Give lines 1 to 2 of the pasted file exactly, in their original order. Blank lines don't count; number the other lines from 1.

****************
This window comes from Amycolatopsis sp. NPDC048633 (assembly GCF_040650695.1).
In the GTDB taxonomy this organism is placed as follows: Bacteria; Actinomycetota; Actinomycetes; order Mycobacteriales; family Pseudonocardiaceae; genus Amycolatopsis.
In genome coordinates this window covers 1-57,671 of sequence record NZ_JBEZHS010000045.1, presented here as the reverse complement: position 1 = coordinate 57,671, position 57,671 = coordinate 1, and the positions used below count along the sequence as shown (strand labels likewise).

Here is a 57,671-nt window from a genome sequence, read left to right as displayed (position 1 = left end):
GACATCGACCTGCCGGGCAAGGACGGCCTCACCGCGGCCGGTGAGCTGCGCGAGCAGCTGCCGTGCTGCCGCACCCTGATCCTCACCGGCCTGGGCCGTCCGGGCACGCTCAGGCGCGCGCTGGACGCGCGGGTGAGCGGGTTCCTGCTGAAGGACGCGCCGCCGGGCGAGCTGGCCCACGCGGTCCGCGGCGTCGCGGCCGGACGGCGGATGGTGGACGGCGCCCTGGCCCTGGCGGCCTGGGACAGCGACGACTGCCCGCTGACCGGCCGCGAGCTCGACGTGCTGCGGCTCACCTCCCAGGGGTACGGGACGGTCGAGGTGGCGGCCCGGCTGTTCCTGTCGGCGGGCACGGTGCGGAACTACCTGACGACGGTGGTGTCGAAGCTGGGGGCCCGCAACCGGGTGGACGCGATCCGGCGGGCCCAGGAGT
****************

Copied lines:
This window comes from Amycolatopsis sp. NPDC048633 (assembly GCF_040650695.1).
In the GTDB taxonomy this organism is placed as follows: Bacteria; Actinomycetota; Actinomycetes; order Mycobacteriales; family Pseudonocardiaceae; genus Amycolatopsis.